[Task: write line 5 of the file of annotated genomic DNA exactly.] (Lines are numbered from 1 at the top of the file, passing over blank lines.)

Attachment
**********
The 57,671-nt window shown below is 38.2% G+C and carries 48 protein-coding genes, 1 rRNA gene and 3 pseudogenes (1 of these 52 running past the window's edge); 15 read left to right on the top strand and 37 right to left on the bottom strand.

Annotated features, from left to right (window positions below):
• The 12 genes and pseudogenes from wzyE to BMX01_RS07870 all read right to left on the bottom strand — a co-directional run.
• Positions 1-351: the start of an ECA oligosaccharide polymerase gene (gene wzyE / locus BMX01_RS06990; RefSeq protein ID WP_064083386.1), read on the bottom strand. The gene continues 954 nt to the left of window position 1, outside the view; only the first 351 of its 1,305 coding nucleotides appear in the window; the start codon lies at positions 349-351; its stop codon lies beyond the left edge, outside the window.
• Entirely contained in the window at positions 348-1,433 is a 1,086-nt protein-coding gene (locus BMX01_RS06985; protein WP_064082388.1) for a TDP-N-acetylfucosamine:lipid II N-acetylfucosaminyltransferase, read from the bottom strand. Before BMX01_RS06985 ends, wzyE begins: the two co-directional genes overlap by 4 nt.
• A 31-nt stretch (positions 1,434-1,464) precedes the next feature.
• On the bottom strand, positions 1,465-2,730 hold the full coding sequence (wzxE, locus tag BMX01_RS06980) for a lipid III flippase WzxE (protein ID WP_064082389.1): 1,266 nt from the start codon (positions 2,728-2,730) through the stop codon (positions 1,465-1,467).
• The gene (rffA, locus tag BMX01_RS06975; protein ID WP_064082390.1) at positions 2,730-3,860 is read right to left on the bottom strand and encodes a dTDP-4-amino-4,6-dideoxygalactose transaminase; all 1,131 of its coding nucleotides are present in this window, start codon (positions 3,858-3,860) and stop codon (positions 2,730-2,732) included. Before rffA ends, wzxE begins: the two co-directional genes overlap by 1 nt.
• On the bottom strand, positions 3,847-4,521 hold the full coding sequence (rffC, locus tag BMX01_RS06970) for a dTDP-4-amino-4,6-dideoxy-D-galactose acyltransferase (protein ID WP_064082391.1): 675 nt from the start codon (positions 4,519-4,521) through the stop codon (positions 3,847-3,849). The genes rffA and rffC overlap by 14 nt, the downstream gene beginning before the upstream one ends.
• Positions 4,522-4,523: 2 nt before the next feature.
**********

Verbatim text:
• Entirely contained in the window at positions 348-1,433 is a 1,086-nt protein-coding gene (locus BMX01_RS06985; protein WP_064082388.1) for a TDP-N-acetylfucosamine:lipid II N-acetylfucosaminyltransferase, read from the bottom strand. Before BMX01_RS06985 ends, wzyE begins: the two co-directional genes overlap by 4 nt.